By Anna Bradley
If you’re anything like me, I absolutely love buying my dogs new toys. The look on their faces is pure joy and excitement when the novelty factor of a new toy kicks in – there’s nothing like it! But then they get bored after a while and are already waiting for their next toy – which duly arrives. That’s how well trained I am!
But rather than simply (and randomly) buying loads of toys on a whim, I do think carefully about what to buy, based on my dogs’ preferences, whether there are enrichment benefits, and whether my dogs will really enjoy them. So let’s have a look at this a little more closely.
Toys for Puppies – 8 Weeks to 12 Weeks
This is an approximate timeframe, but when you first bring puppy home, she needs something snuggly and comforting. Remember that she has just been separated from her littermates and mother and is suddenly facing the big old world all alone (except of course she now has you).
I like to choose a large cuddly toy to place in a crate or bed which recreates the huddle of littermates and mum, and I also provide lots of soft toys, or rope toys, or soft rubber toys because, at this time, puppy has those small, needle sharp baby teeth. I also like to give very young puppies ‘dangle’ toys as these are great to chase and satisfy the pulling, nibbling urge.
Toys for Puppies 12 Weeks Onwards
From 12 weeks, puppies begin to lose their baby teeth and require slightly harder toys to help bring the adult teeth through. So I might now add in lots of novelty chew bones such as nylon bones impregnated with flavor, or nobbly bones – anything that satisfies that chewing urge. Always check with your vet to make sure the toy is safe for your puppy.
I would also look at a puppy’s chew preference. Does the pup like to shred things in my house, chew the corners of wooden furniture or hard plastic etc.? If so I will look for toys that have a similar sort of texture.
Again, you can try different shapes of the nylon bones, harder rubber toys, tough material toys with plastic or rubber coatings etc. There’s a myriad out there, but novelty is key.
I will place all puppy’s toys in a toy box and provide maybe three per day and rotate them to keep a keen interest. It’s my personal preference not to provide antlers or bull horns etc. I know many do but I have heard too many stories of longitudinal tooth cracks and I personally don’t wish to risk this. But it’s an individual choice and again, you can always check with your vet first.
Enrichment should be provided throughout a dog’s life. Don’t stop just because your dog reaches a certain age and then think it’s no longer required.
There are thousands of types of enrichment toys, games, devices available. Food toys that you can stuff, items you can spread food over, games to hide treats in and so on. There are many different ways to keep your dog mentally entertained.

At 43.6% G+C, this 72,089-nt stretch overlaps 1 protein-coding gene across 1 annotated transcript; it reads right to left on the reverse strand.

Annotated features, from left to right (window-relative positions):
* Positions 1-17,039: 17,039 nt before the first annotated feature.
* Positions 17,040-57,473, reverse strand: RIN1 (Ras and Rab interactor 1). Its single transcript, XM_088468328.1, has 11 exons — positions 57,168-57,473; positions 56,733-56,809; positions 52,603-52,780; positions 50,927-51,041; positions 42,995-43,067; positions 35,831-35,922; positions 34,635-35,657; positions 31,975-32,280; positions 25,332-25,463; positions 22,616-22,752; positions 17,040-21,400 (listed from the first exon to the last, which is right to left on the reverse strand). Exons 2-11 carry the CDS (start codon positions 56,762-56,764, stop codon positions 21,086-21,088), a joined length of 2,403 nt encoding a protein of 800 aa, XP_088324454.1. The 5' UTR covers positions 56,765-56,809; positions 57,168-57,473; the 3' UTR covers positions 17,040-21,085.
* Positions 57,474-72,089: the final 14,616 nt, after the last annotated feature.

Outside vs. Inside Toys
I like to have a distinction between the outdoor and indoor toys. I think it’s nice to have a designated playtime outside, even if it’s just five minutes. This is great for bonding, practicing your training, improving recall skills, and impulse control. Your dog won’t even know you’re working on these skills because she’s playing and having fun!
I like to use tug toys, balls, footballs, and frisbees all in moderation. Always be mindful of your dog’s joints. Throwing and fetching and catching in the air repeatedly and then landing can place an enormous strain on your dog’s body.
Breed Instincts and Toys
Consider what your dog is bred to do and match it with a toy. Or watch their behavior to ascertain their preferences.
Is your dog a retriever? if so, practice some retrieve games with a variety of toys. You could even teach your dog to retrieve each toy by name, or hide them around the house or garden.
Got a terrier? Why not play some tug of war? Contrary to some myths, tug does not make your dog aggressive, quite the opposite in fact. You can teach great impulse control by teaching tug, with the tug contingent of the game available only upon the dog remaining calm and focused on you.
This goes without saying. Choose wisely, and remember that the cheapest toys are not always the safest. Sometimes cheap toys have loose parts, break easily, stuffing comes out quickly, bits can be swallowed, and the coloring used on any plastic may not be safe if ingested.
Never leave your dog with a toy unsupervised and throw it away if the toy is chewed too much. Has anyone really found a toy to be as indestructible as it is marketed?!
It’s so easy to be sucked in by marketing, visit the pet store and see hordes of toys and be lured into cuteness overload, but think about what your dog really needs and what function that toy could provide.
You could actually do your dog a real favor and also use your money a little more wisely.